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University of St. Thomas(UST)
3800 Montrose
Houston TX TX 77006-4626
Building 22, Doherty Library
Main No.: (713) 522-7911

When We Meet
Third Thursday of each month
Time: 7:00 pm - 9:30 pm

For meeting information
Email: lindagorski@cs.com Phone: 713-557-1496

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HAS MONTHLY MEETING November 16th, 2017 at 7:00 p.m.

“Pleasant Bend: Upper Buffalo Bayou and the San Felipe Trail in the Nineteenth Century” – Dan Worrall

Dan Worrall

Texas historian and author, Dan Worrall, will present a program at the Thursday, November 16, 7:00 p.m. meeting of the Houston Archeological Society highlighting his new book, Pleasant Bend: Upper Buffalo Bayou and the San Felipe Trail in the Nineteenth Century. The meeting will be held in Doherty 009, an auditorium in the basement of Doherty Library on the University of St. Thomas campus.

Worrall’s book tells the story of the forgotten pioneers who settled rural western Harris County – not the early movers and shakers of the city of Houston, but the everyday men and women who lived on the frontier that lay to its west, in what much later became River Oaks, Post Oak/Uptown, Tanglewood, West University Place, the Memorial Villages and Spring Branch, Briar Forest, Barker and Addicks Reservoirs, and eastern Katy. They were farmers and planters, slaves and freedmen, soldiers and innkeepers, sawyers and cowboys. Urban Houston’s explosive expansion during the twentieth century buried their story, until now.

“Settlement began here in 1824, a dozen years before the city of Houston was founded,” said Worrall. “Ox wagons full of cotton traveled from the Brazos River east to Harrisburg along the San Felipe Trail, built in 1830. Along this same road, Texian families fled eastward during the Runaway Scrape of 1836, immigrant Germans trekked westward to new farms in the 1840s, and newly freed African American families walked eastward toward Houston after Emancipation. Along a part of this old road, Reconstruction-era cowboys assembled herds of longhorns and headed north along a southeastern branch of the Chisholm Trail.”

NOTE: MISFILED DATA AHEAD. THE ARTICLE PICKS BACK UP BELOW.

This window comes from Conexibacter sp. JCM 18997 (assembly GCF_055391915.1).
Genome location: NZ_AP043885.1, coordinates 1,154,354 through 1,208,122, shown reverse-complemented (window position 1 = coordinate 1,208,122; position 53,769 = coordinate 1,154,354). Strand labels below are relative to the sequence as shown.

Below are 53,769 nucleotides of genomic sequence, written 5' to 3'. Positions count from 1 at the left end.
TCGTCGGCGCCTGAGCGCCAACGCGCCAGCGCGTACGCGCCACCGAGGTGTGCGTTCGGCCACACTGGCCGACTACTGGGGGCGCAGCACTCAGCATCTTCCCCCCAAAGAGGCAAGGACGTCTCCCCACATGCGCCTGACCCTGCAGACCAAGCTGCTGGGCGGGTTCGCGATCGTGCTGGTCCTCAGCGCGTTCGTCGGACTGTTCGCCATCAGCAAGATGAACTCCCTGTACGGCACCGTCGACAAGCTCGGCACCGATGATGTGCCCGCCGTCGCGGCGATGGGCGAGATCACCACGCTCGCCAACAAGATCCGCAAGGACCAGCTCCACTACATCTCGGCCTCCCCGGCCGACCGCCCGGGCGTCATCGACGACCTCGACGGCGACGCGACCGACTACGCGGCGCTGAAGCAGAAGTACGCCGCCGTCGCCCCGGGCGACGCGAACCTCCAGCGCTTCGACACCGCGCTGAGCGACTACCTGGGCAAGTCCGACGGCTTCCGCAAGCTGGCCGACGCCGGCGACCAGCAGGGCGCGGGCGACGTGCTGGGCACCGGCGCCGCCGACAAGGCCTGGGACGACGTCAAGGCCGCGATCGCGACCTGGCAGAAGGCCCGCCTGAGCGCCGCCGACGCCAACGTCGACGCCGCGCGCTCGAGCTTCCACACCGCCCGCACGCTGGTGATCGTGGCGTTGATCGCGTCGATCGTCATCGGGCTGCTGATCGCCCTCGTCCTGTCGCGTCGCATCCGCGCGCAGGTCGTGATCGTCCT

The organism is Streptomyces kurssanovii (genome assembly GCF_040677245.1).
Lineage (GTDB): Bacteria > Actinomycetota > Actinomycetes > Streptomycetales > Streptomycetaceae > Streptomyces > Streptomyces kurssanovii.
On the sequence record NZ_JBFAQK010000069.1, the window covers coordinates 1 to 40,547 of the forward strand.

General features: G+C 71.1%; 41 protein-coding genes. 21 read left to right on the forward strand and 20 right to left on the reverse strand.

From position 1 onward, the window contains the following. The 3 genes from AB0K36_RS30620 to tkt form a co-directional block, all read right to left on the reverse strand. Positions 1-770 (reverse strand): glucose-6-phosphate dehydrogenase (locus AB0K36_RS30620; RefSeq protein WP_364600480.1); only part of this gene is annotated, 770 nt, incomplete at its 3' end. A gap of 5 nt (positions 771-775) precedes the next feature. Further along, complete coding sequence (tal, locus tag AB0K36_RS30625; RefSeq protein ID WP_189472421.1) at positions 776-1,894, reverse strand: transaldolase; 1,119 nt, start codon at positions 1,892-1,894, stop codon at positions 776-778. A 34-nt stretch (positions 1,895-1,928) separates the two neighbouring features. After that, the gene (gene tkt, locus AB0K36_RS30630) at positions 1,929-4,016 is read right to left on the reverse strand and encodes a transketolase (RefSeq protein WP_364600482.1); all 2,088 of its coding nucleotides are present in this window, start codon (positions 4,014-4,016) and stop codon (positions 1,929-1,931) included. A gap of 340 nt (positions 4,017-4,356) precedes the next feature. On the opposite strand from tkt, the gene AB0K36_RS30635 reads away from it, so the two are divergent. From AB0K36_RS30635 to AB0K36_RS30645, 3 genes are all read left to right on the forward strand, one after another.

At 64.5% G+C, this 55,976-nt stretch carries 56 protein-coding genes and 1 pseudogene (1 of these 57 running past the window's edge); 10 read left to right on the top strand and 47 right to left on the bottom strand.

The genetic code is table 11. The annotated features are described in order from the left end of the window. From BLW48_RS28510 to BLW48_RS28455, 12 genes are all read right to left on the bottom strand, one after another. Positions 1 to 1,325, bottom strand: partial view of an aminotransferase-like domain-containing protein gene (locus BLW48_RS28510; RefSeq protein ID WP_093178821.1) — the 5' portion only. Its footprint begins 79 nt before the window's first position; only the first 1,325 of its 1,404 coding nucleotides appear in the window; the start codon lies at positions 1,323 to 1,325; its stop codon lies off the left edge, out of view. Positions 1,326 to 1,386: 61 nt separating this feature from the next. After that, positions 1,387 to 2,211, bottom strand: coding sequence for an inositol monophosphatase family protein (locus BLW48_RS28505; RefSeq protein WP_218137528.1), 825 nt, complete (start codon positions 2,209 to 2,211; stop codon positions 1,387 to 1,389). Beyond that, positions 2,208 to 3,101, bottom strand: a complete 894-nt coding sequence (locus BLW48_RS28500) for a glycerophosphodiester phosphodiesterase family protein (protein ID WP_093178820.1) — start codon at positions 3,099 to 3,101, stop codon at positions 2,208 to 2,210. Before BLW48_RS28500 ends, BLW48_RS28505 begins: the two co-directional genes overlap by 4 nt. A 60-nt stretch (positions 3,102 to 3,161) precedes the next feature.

Dan Worrall was born in Poteet, Texas, but has been a resident of the Greater Houston area for most of his life. Dan is one of a fifth generation of his family to live in the Houston area, and some of his ancestors lived at Pleasant Bend, Piney Point, and Wheaton’s Ford along the San Felipe Trail. He is a member of the Harris County Historical Commission and a director of the historic Morse-Bragg Cemetery Association. A retired geologist for Shell Oil, Dan is a graduate of Rice University, Northwestern University, and received his PhD in Geology from the University of Texas at Austin.

We will be meeting in Doherty Library for the rest of the year while MD Anderson Hall, our regular venue, is under renovation. Attendees will be required to check in at the front desk of the library and to show one ID (driver’s license is fine) to gain access to the Doherty Library. Doherty 009 is a theater style auditorium in the basement of the building and can be accessed by stairs or an elevator. We urge everyone to get there early to go through the check in process so we can start the meeting promptly at 7:00.

For a campus map of St. Thomas University, go to www.stthom.edu and look for the For a campus map of St. Thomas University, go to www.stthom.edu and look for the Interactive Map, Building 22, Doherty Library. Street parking is available as well as paid parking ($5) in Moran Center Garage at the corner of West Alabama and Graustark.  For more information about this program or about the HAS, please contact lindagorski@cs.com.


HAS JOURNALS 134 THRU 136 ARE ALL NOW AVAILABLE FOR FREE DOWNLOAD

HAS Journals 134 thru 136 have now been scanned and are now available for free download. Please go to the HAS Journal Archive Section to view them.


HAS JOURNAL 137 NOW AVAILABLE

HAS Journal No. 137 is now available. This issue of the HAS Journal contains thirteen articles about various aspects of Texas archeology covering the Paleoindian, Archaic, Late Prehistoric, and Historic periods Complimentary copies may be obtained by HAS members at the monthly meetings. Non-HAS members may purchase copies through Amazon.com. Go to the HAS Journals Section for a link to the publication on the Amazon.com website. Alternatively, copies may be purchased at the HAS Monthly Meetings.


HAS REPORTS #28 (The Kellum-Noble House) and #29 (The Andy Kyle Archeological Collection) NOW AVAILABLE

The Houston Archeological Society has made available the HAS Reports #28(The Kellum-Noble House) and 29 (The Andy Kyle Archeological Collection)- These publications are available free to members of the Society. Members should make sure that they collect their copies of these reports at the next monthly meeting. If you wish to purchase additional copies then you can find them on amazon.com. You can find the appropriate links in our List section.

To learn more about the history behind our archeological society contact Publicity/Outreach: publicoutreach@txhas.org.